At the 'heart' of the building resides the Hall of Valour, a display of 76 of the 100 Victoria Crosses awarded to Australian soldiers; the largest publicly held collection of Victoria Crosses in the world.[12] The gallery is built to resemble a Victoria Cross with the left hand side dedicated to the WW1 VC recipients, and the right to the WW2, Vietnam and Afghanistan. The Collection has on display the first and last Imperial VC's (Major General Sr Neville Reginald Howse and Warrant Officer Class 2 Keith Payne) and all four of the VC's awarded under the Australian Award System. There is an individual display for the holder of each Cross shown there, with a photograph, an excerpt from the citation that accompanied the award, and usually additional medals awarded to that recipient. The relatives of Australian VC holders often donate or loan the Crosses to the Memorial for safekeeping and greater public awareness of their honoured kin. Architecturally the centre of the Hall of Valour is positioned directly under the Tomb of the Unknown Australian Soldier.

On 24 July 2006, Kerry Stokes purchased the 60th VC medal at auction for a world-record price of A$1,000,000 and asked that it be displayed in the Victoria Cross Gallery. This medal was awarded to Captain Alfred Shout for hand-to-hand combat at the Lone Pine trenches in Gallipoli, Turkey. The Victoria Cross Gallery now has all nine VCs awarded to Australians at Gallipoli: Alexander Burton, William Dunstan, John Hamilton, Albert Jacka, Leonard Keysor, Alfred Shout, William Symons, Hugo Throssell and Frederick Tubb.[13]

The lower level contains the Afghanistan: Australia's Story Gallery which currently is the sole audio-visual Gallery in the Memorial, a research area, a gallery for Colonial and Pre-Federation Conflicts including the War in Sudan, the Boxer Rebellion and the Boer War, and the Conflicts: Post 1945 to Today, Cold War Gallery comprising exhibits for the Korean War, the conflicts in Malaya and Indonesia and the Vietnam War. This section also encompasses the Peacekeeping Gallery and exhibits dedicated to both Gulf Wars. It also has an area for temporary special exhibitions.

ANZAC Hall is a large annexe to the upper level of the Memorial, used for the display of large military hardware. Notable displays on the west side include a complete and particularly historic Lancaster bomber known as G for George, The wrecks of M-14 and M-21 reconstructed to form a Japanese Ko-hyoteki class midget submarine as both were sunk during the raid on Sydney Harbour in 1942, rare German aircraft such as the Me 262 and Me 163, One of the main guns each from HMAS Sydney and SMS Emden, The east side includes a World War I aircraft exhibition, notably displaying a Royal Aircraft Factory SE5a, Pfalz D.XII and Albatros D.Va, among others These aircraft are accompanied by a movie directed by Peter Jackson titled "Over the Front" highlighting the formation of the Australian Flying Corps. Each of the large permanent exhibits are accompanied by an audio-visual experience. they are from West to East.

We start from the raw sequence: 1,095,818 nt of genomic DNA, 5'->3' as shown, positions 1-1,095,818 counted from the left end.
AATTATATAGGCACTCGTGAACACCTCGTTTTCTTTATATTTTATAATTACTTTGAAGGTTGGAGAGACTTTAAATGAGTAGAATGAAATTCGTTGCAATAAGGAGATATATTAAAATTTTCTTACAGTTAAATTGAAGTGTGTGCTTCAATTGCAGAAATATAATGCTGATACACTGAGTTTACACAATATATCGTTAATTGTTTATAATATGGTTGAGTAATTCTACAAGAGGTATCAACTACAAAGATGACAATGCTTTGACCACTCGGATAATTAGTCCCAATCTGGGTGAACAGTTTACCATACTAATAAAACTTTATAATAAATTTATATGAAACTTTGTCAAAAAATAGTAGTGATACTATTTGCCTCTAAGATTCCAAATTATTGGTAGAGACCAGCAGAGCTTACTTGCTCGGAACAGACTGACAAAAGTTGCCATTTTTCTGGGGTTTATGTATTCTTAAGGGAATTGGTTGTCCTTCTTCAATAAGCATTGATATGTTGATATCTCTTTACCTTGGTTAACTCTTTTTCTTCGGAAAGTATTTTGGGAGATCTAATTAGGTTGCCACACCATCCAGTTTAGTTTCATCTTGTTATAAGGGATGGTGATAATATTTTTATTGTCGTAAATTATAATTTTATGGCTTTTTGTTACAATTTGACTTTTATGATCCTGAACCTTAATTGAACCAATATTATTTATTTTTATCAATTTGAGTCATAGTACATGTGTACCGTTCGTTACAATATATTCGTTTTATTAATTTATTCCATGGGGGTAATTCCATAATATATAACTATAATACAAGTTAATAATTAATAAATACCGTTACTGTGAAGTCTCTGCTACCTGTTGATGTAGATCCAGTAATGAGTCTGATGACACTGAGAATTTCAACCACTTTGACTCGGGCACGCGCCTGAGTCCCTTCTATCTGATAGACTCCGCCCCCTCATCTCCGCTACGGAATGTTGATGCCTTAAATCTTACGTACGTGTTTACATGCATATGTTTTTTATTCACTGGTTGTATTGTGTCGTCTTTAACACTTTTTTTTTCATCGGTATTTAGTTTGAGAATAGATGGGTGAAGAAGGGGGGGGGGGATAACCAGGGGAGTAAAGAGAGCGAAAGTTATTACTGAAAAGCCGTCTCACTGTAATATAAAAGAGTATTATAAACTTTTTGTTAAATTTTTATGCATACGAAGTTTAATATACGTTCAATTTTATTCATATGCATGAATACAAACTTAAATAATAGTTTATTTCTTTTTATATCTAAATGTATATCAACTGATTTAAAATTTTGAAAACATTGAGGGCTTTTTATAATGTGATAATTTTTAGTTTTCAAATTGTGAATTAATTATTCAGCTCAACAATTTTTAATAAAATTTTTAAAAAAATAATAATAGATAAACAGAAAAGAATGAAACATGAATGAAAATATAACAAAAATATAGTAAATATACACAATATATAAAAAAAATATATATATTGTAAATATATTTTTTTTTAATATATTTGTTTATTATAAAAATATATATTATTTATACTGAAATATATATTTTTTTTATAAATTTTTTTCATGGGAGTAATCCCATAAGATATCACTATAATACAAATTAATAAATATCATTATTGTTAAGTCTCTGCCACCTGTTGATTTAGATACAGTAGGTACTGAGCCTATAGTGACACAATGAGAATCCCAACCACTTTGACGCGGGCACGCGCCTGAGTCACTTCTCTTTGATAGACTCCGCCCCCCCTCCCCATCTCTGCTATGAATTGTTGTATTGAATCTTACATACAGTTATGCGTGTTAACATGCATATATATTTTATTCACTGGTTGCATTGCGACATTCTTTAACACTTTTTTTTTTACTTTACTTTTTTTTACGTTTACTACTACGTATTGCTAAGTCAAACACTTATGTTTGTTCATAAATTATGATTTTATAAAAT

• Strike by Night: Accompanying G for George (Played on the hour)
  • Sydney Under Attack: Accompanying the reconstructed Japanese Midget Submarine (Played on Even half hours i.e. 1030, 1230, 230, 430)
  • Our First Naval Victory: Accompanying the Guns from HMAS Sydney and SMS Emden (Played on Odd hours opposite Sydney Under Attack)
  • Over The Front: a Separate Video played alongside the WW1 Aircraft Collection (Played quarter past the hour)

The building is large and the collections are extensive; a full day will suffice for only the most cursory examination of its contents, the conservative estimate is a minimum of three days is required to see every single item on display gallery item to gain any recollection. A gift shop and two coffee shops are on site, one overlooking ANZAC Hall, named "The Landing Place", and the other on the east side of the main building, named "Poppy's Cafe".

Sculpture gardenEdit

Kangaroos standing before a naval gun turret. The domed structure in the background is the Hall of Memory.

The sculpture garden on the west lawn of the Memorial contains a variety of outdoor monuments. The footpath through the garden is embedded with bronze plaques commemorating various branches of service, specific units and historical events. There is also a number of sculptures, including a gigantic figure of a World War II-era Australian soldier that was originally located in the Hall of Memory, before the Tomb of the Unknown Soldier was placed there. There is a gun turret and Bridge from HMAS Brisbane, a gun barrel from the heavy cruiser HMAS Australia and the barrel from the Amiens Gun – a huge railroad gun captured from the Germans during World War I.[14]

At the rear of the Memorial outside ANZAC Hall there is a Centurion Tank and a Thales Bushmaster.

This area is used for special displays during annual Memorial Open Days, and summertime band concerts are held on the nearby lawn.

Storage facilityEdit